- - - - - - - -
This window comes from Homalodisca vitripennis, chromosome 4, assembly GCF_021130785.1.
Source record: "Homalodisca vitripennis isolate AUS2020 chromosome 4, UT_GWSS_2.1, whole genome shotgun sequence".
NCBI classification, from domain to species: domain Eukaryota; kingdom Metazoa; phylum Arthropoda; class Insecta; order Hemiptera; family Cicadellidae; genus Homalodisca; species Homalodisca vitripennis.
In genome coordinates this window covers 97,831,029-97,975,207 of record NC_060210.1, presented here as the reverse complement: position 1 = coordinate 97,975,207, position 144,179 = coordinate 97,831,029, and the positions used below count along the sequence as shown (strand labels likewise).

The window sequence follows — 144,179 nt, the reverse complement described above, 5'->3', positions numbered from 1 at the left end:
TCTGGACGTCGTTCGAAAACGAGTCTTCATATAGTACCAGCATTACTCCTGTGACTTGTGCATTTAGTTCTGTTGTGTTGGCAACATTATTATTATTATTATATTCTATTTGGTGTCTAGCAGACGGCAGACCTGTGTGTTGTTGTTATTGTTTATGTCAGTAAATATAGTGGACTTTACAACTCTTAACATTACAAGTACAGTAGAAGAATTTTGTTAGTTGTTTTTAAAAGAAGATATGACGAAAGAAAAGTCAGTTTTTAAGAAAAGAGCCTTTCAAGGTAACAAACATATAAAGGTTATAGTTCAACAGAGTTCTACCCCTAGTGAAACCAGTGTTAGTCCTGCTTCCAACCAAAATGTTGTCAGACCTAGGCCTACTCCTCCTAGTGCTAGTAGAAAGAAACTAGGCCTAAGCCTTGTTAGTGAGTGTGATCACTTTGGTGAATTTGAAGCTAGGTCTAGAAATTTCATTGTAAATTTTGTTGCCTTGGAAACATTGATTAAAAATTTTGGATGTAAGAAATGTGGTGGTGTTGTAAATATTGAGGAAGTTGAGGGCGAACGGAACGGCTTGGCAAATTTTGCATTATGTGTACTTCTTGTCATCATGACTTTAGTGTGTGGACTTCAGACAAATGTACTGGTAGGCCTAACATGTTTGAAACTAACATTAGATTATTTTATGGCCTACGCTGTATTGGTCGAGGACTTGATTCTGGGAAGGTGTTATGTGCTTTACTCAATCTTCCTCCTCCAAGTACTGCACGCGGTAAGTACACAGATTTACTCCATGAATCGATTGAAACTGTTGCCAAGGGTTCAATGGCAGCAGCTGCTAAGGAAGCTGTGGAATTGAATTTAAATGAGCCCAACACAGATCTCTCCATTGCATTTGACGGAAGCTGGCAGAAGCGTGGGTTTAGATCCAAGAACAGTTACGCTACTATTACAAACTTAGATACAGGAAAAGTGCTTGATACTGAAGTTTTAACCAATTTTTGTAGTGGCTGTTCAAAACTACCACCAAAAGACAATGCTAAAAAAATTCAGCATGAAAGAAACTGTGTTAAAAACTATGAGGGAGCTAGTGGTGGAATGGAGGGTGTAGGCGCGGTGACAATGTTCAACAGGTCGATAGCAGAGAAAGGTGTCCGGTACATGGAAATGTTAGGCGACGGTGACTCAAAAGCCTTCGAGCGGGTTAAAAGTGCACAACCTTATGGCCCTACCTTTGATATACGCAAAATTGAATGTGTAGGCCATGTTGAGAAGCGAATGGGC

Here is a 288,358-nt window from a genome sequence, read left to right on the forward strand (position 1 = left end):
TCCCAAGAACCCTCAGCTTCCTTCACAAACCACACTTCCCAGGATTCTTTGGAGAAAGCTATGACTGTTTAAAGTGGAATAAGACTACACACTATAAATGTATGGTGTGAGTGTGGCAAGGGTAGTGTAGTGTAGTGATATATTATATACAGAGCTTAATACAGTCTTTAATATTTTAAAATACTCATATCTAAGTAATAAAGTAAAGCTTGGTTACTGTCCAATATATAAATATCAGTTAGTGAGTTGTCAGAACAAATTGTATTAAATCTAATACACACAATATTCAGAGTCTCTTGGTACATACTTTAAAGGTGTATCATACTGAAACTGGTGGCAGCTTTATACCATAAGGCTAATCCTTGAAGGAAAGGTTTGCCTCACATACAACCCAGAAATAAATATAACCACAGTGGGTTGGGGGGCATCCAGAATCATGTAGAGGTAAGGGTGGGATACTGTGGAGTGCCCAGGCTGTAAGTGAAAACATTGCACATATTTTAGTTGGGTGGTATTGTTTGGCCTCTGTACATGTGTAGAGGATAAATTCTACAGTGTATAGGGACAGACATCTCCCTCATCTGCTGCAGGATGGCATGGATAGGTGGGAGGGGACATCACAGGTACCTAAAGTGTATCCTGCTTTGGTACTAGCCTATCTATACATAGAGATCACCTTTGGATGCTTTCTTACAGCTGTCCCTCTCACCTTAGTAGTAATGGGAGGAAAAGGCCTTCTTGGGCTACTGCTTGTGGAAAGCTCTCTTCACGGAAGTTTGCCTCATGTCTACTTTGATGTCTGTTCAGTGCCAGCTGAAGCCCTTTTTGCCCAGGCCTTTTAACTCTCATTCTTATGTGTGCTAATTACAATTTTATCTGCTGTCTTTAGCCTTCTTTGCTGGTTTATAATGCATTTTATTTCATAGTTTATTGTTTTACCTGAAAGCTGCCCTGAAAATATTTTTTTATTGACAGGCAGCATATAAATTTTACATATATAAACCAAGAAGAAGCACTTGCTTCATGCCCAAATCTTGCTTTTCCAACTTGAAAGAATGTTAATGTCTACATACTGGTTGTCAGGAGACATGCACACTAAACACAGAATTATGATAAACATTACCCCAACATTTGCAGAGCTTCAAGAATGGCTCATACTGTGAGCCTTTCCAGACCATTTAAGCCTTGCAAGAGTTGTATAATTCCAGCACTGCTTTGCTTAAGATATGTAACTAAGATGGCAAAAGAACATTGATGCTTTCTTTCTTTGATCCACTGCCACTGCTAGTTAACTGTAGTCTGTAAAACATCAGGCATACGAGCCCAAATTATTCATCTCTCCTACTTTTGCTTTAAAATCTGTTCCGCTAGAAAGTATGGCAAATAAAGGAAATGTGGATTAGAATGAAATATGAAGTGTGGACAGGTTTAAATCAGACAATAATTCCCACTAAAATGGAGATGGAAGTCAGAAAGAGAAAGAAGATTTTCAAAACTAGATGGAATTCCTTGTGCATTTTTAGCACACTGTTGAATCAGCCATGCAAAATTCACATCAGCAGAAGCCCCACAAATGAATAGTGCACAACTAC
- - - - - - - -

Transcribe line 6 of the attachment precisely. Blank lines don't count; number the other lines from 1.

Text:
TCTGGACGTCGTTCGAAAACGAGTCTTCATATAGTACCAGCATTACTCCTGTGACTTGTGCATTTAGTTCTGTTGTGTTGGCAACATTATTATTATTATTATATTCTATTTGGTGTCTAGCAGACGGCAGACCTGTGTGTTGTTGTTATTGTTTATGTCAGTAAATATAGTGGACTTTACAACTCTTAACATTACAAGTACAGTAGAAGAATTTTGTTAGTTGTTTTTAAAAGAAGATATGACGAAAGAAAAGTCAGTTTTTAAGAAAAGAGCCTTTCAAGGTAACAAACATATAAAGGTTATAGTTCAACAGAGTTCTACCCCTAGTGAAACCAGTGTTAGTCCTGCTTCCAACCAAAATGTTGTCAGACCTAGGCCTACTCCTCCTAGTGCTAGTAGAAAGAAACTAGGCCTAAGCCTTGTTAGTGAGTGTGATCACTTTGGTGAATTTGAAGCTAGGTCTAGAAATTTCATTGTAAATTTTGTTGCCTTGGAAACATTGATTAAAAATTTTGGATGTAAGAAATGTGGTGGTGTTGTAAATATTGAGGAAGTTGAGGGCGAACGGAACGGCTTGGCAAATTTTGCATTATGTGTACTTCTTGTCATCATGACTTTAGTGTGTGGACTTCAGACAAATGTACTGGTAGGCCTAACATGTTTGAAACTAACATTAGATTATTTTATGGCCTACGCTGTATTGGTCGAGGACTTGATTCTGGGAAGGTGTTATGTGCTTTACTCAATCTTCCTCCTCCAAGTACTGCACGCGGTAAGTACACAGATTTACTCCATGAATCGATTGAAACTGTTGCCAAGGGTTCAATGGCAGCAGCTGCTAAGGAAGCTGTGGAATTGAATTTAAATGAGCCCAACACAGATCTCTCCATTGCATTTGACGGAAGCTGGCAGAAGCGTGGGTTTAGATCCAAGAACAGTTACGCTACTATTACAAACTTAGATACAGGAAAAGTGCTTGATACTGAAGTTTTAACCAATTTTTGTAGTGGCTGTTCAAAACTACCACCAAAAGACAATGCTAAAAAAATTCAGCATGAAAGAAACTGTGTTAAAAACTATGAGGGAGCTAGTGGTGGAATGGAGGGTGTAGGCGCGGTGACAATGTTCAACAGGTCGATAGCAGAGAAAGGTGTCCGGTACATGGAAATGTTAGGCGACGGTGACTCAAAAGCCTTCGAGCGGGTTAAAAGTGCACAACCTTATGGCCCTACCTTTGATATACGCAAAATTGAATGTGTAGGCCATGTTGAGAAGCGAATGGGC